Macroscope
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Hockey sticks, Brexit, and the coming wave of change

Even if ‘remain’ wins the day in next week’s vote, that will not mean that things will remain the same

PUBLISHED : Wednesday, 15 June, 2016, 12:51pm
UPDATED : Wednesday, 15 June, 2016, 12:51pm

Fools rush in where angels fear to tread - and so do I. The Brexit issue is generating far more heat than light and most of the debate has been based on guesswork and blind hope. Surprisingly, few commentators are looking forward to the big question – how will it affect Hong Kong?

Superficially a small referendum in a far off country should have little impact. Polls are held all the time around the world - why should this one be any different?

The one winner in this story is the US, which is the most independent of the world’s economies

This referendum has stemmed from a long lasting division within the British ruling Conservative Party over Europe. A vote to remain a week today will not mean that things will remain the same. Too much blood has been spilt already in terms of political careers. Tempers remain high on both sides. It is civil war with old political friends and allies saying the most disturbing things about each other.

So it will be impossible for Britain to go back to the status quo when nearly 50 per cent of the population have voted for to leave the European Union. Few of the remain leaders, including Prime Minister David Cameron, can be described as wholeheartedly European themselves. Britain’s relationship with Europe is going to change regardless of the vote.

The power of the European Commission will become hollowed out by an aggressive Britain and it is likely that other countries will follow suit. A healthier Europe will be focussed on trade, standards, and (as is obvious with the French and Belgian terrorist incidents) free but monitored movement of people through the EU. Failure for this to happen won’t just mean another possible Brexit in a few years, but with new leaders, perhaps Germany’s exit. A more commercially-minded Europe is likely to encourage competition and stimulate economic growth.

We have already seen the markets front-running the polls by hitting the pound by 5 per cent since the beginning of the year on a possible Brexit vote - and a further fall of 10-15 per cent is likely if it happens. The good news is that the stock market in sterling terms would rise – as most UK-listed companies are likely to benefit from a weaker pound.

The bad news is that Britain is a much better importer than an exporter so the country can expect to import much higher inflation. High inflation and a weak pound means high interest rates to protect the pound and reduce inflation – and we all know what high interest rates do to the property market.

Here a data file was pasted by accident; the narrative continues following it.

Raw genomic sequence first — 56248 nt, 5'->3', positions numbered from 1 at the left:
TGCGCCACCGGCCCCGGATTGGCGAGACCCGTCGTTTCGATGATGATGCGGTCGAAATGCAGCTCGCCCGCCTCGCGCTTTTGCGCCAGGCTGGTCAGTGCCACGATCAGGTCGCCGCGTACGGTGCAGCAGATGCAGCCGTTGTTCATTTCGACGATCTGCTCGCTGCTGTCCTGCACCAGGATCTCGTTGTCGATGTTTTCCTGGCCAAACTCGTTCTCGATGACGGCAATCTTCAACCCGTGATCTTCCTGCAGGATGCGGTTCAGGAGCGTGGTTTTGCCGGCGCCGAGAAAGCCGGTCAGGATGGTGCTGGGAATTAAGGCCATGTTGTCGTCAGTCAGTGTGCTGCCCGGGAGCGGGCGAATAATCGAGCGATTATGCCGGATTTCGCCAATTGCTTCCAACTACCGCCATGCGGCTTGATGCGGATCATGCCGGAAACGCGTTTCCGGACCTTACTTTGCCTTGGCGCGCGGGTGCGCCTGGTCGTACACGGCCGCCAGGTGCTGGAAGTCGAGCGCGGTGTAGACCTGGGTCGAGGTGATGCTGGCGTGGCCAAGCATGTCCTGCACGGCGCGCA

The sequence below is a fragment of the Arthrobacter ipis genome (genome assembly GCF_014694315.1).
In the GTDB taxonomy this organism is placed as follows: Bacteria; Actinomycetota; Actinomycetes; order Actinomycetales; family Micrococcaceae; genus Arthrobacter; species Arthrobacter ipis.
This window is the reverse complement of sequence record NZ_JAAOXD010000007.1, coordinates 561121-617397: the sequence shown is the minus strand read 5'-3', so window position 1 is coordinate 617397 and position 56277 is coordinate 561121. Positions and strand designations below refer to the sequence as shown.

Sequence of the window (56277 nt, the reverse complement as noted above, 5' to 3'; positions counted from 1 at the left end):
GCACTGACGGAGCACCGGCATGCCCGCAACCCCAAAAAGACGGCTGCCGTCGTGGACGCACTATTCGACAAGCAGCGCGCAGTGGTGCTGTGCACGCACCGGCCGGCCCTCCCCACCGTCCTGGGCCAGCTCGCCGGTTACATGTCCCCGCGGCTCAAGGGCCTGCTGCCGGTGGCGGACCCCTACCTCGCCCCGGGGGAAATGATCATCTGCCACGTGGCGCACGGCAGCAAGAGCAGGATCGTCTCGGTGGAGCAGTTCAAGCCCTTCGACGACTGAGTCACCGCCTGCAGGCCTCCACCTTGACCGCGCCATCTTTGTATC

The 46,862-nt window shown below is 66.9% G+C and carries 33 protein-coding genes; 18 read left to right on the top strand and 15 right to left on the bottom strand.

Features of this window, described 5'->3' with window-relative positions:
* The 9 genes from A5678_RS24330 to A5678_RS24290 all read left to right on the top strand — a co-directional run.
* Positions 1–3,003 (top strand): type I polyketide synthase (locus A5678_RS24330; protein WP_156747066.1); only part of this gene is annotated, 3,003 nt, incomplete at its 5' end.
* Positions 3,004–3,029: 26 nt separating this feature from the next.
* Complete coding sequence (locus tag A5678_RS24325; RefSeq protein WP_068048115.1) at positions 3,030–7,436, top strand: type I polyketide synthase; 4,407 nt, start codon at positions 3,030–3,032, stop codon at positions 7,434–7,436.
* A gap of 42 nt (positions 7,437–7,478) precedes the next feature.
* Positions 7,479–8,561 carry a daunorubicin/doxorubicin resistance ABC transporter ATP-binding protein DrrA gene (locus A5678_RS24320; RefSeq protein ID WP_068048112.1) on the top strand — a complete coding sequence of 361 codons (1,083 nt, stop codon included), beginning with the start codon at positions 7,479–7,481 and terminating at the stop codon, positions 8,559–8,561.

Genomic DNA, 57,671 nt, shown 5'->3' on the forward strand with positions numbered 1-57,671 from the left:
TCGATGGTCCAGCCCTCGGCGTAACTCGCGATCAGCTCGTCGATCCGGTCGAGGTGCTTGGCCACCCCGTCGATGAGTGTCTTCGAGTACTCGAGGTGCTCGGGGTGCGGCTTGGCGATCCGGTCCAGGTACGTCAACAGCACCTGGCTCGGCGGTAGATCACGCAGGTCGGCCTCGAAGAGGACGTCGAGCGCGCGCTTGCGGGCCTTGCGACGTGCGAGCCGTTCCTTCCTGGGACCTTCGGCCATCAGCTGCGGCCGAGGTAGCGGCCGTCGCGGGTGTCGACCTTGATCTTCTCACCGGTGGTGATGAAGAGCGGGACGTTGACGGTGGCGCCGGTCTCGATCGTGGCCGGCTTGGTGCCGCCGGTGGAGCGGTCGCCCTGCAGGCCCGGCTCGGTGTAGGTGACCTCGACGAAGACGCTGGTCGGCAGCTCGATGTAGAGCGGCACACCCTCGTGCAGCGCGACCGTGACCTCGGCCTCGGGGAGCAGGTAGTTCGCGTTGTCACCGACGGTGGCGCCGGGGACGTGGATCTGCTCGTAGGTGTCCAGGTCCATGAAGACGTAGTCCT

A good deal of the Brexiteer argument relies on the “hockey stick theory” that the economy will get hurt first, but perform better later on. Such blind hope ignores lost jobs, weaker demand and slower growth in the meantime. But what if the hockey stick gets broken at the worst possible time? According to the Seven Year Itch-rule (that I proposed in these columns two years ago) the world is overdue a recession. It is conceivable that Brexit could be the last grain of sand that collapses the house of cards that we have built with cheap debt and money printing over the last few years.

Economists would conclude that Brexit itself would put a brake on economic growth, not only in Britain but also as a result in Europe. Slowdown in one of the bigger and faster growing economies of Europe will therefore impact the weak and fragile European economic recovery as a whole – at just the wrong time. Europe is China’s largest single export market, and is some 10 per cent bigger than the US as a market. Weaker European growth and demand will therefore impact the Chinese economy at a time when it needs foreign demand to bottom out its slowdown. Hong Kong will take its share of the damage.

The global stock markets have been highly sensitive to economic growth forecasts for some years now, moving up on tiny indications that global growth is growing; or down, if slowing. The impact may be marginal, but prices are made on the margin, and worry could be contagious for markets.

The one winner in this story is the US, which is the most independent of the world’s economies. China and Russia may hope for the US to become distracted by the weakness its old ally, but it is more likely that Brexit pushes UK under the wing of the American Eagle.

So whatever the result, Europe will change; but the winds of change may well chill the global economy.

Richard Harris is Chief Executive of Port Shelter Investment Management